Confidence-boosting travel, food delivery, wearable tech proposed at social justice competition in Pittsburgh

“We have a moral obligation to make sure that economic change comes with societal change,” Mayor Bill Peduto said.

Annia Aleman pitches travel resource Ella.

Annia Aleman pitches travel resource Ella.

MJ / the incline
MJ Slaby

Updated, Noon Wednesday

Kelauni Cook was 20 when she went on her first international trip to Ecuador. Now 28, she’s been to 12 countries.

But it was during that first trip that she thought of helping kids travel: “Everyone like me needs to see this.”

When she signed up for Repair the World Pittsburgh’s Social Justice Innovation Weekend, she thought she’d code for a team using someone else’s idea. But Cook of Arlington pitched her idea for Inner-City International, a program to help low-income students learn about the world through out-of-state and international travel.

Her team was one of nine that pitched projects revolving around art, faith and technology to a panel of judges at Kelly Strayhorn Theater in East Liberty on Monday in front of nearly 100 audience members. Mayor Bill Peduto, a guest judge, said ideas like the ones at the event have to be part of change in the city.

“We have a moral obligation to make sure that economic change comes with societal change,” Peduto said.

Cook wasn’t the only participant who brought an idea trying to boost confidence while traveling. Annia Aleman, 26, of Shadyside pitched Ella, a website and app, as a simplified resource for solo female travelers.

Both women, new to participating in pitch weekends, said their ideas centered on confidence and demystifying new places — and their ideas came from personal experience.

‘Off their blocks’

Growing up in Chicago, Cook said she and her classmates “would have been the target for” Inner-City International.

After her trip to Ecuador, she said she came home with an increased self-value and self-determination and new pride for her home. Cook said leaving the country changed her worldview and made her more openminded and confident.

Cook said being social is about being part of a community and sharing experiences with your neighbor, even if they are different from you. She said a program like hers gives people a fair shot at those experiences.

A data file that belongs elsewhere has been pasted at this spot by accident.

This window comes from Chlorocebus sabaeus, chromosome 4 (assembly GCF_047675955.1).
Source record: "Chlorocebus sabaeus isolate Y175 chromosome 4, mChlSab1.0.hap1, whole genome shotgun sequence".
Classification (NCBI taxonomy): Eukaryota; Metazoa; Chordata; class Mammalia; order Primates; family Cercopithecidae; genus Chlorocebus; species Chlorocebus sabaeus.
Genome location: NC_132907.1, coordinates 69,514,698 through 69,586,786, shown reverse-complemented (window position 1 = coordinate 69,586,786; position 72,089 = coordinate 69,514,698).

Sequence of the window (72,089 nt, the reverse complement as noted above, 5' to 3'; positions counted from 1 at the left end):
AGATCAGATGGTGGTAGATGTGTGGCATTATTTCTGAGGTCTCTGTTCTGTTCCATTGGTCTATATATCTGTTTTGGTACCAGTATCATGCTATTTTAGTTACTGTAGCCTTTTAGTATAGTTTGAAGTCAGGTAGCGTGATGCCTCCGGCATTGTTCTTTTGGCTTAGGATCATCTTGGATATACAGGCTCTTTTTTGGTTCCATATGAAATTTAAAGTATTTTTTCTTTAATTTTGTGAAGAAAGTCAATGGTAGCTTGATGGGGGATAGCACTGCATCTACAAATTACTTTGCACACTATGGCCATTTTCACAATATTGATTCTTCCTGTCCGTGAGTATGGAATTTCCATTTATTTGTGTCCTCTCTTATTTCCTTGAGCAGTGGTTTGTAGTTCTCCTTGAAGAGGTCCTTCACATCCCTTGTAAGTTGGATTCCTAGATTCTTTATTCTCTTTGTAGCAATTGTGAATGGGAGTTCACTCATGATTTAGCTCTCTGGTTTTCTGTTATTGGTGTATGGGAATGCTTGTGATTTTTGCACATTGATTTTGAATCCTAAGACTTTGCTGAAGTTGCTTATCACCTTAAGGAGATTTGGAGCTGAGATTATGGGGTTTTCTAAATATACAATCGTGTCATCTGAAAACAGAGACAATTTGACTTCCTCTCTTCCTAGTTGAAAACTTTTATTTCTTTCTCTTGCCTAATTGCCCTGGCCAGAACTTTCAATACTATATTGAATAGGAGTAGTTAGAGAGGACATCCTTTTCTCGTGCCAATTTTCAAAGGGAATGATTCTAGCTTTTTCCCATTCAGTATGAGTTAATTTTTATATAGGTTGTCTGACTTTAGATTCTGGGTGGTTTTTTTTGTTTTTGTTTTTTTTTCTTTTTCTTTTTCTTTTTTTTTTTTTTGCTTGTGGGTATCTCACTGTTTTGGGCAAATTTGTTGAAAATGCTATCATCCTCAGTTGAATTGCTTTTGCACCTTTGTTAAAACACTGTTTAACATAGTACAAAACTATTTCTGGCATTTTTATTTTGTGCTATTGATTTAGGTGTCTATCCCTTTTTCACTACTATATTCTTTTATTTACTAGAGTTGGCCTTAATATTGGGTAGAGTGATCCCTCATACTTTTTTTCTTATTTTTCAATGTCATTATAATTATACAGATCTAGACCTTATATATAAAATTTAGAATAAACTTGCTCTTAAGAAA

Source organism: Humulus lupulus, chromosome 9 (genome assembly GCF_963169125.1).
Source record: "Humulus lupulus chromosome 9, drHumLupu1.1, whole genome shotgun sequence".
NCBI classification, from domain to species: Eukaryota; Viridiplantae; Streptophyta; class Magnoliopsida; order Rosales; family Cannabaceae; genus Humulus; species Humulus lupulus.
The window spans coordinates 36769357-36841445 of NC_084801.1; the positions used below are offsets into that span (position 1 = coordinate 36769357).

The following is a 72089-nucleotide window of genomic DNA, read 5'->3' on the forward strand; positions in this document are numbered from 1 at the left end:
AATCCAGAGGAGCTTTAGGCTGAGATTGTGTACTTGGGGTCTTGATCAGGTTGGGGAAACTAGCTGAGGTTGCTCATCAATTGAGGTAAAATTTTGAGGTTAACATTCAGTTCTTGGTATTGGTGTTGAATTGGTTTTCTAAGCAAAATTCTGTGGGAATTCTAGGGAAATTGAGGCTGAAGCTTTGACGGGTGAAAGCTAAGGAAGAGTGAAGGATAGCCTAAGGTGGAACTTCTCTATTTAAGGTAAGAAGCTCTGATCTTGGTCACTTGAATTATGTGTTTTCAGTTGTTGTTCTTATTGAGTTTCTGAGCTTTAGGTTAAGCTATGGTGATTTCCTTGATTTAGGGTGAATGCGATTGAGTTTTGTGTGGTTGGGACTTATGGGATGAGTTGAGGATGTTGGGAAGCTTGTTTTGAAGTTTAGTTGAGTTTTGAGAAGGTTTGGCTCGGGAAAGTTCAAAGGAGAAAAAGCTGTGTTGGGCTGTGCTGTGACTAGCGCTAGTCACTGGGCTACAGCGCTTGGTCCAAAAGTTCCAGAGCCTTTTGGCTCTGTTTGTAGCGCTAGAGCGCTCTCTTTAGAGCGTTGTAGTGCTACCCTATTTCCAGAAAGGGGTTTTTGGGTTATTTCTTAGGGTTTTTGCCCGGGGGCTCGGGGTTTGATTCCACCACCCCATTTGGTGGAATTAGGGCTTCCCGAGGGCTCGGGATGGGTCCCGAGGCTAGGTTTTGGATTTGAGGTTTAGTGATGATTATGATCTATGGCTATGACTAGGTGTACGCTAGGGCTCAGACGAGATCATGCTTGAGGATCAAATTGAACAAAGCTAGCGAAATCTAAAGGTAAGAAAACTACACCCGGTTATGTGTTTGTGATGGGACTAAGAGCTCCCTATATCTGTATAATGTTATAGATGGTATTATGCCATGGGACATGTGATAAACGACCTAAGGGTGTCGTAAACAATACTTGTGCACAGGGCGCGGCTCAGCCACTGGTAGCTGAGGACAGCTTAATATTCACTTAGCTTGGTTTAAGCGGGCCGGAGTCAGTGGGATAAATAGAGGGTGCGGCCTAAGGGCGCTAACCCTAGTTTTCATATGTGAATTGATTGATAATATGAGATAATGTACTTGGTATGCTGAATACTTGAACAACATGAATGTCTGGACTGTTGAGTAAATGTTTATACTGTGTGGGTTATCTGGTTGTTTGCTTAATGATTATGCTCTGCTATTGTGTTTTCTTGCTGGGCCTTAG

Students could take three trips in late middle school and early high school through Inner-City International. The first, in Pittsburgh, would be to a place the students have never been before, like a restaurant or museum. They’d then go on an out-of-state weekend trip, and finally, on an international trip.

“If they don’t get off their streets and off their blocks, that’s all they are going to know,” Cook said.

A simplified trip planner

Aleman said she was thinking of visiting Cape Town, South Africa, and so she turned to Google to learn about safe options for a solo trip. But she said she was only able to find info for wealthy women, who could stay at five-star hotels, or too much information on Facebook. She ended up traveling to California because it was more familiar and safe, she said.

It left her wanting a simple resource that could tell her what bars to go to and safe, off-the-beaten-path places.

Ella would provide a peer-to-peer network that could help women answer questions about places they want to travel. Not only would it help with safety, but it would hold businesses accountable and promote businesses, Aleman said. She started with female travelers because of her experience, but the resource could expand to religious communities, LGBT travelers and international students.

And the winners are…

Following the pitch presentations, judges awarded prizes to the top three teams. Inner-City International placed third, winning $1,000. For teams like Ella that didn’t place, organizers encouraged them to stay in touch with the people they met through the weekend event and to continue to develop their ideas.

Here’s more about the top two ideas:

  • FarePost placed second, winning $1,500. This team created a meal planning resource and food delivery program to eliminate transportation challenges for people using SNAP benefits.
  • RecoverEQ took first place, winning $2,000. This team created a wearable device that would collect data about the habits of recovering drug addicts to alert medical staff if that person’s behaviors indicate he or she is about to relapse. Team member Courtney McFeaters, 38, of East Liberty, who said she is three years sober from a heroin addiction, said joining the team was a “career-changing decision,” and the team plans to continue working on its idea.

A previous version of this article misidentified the town Aleman wanted to visit.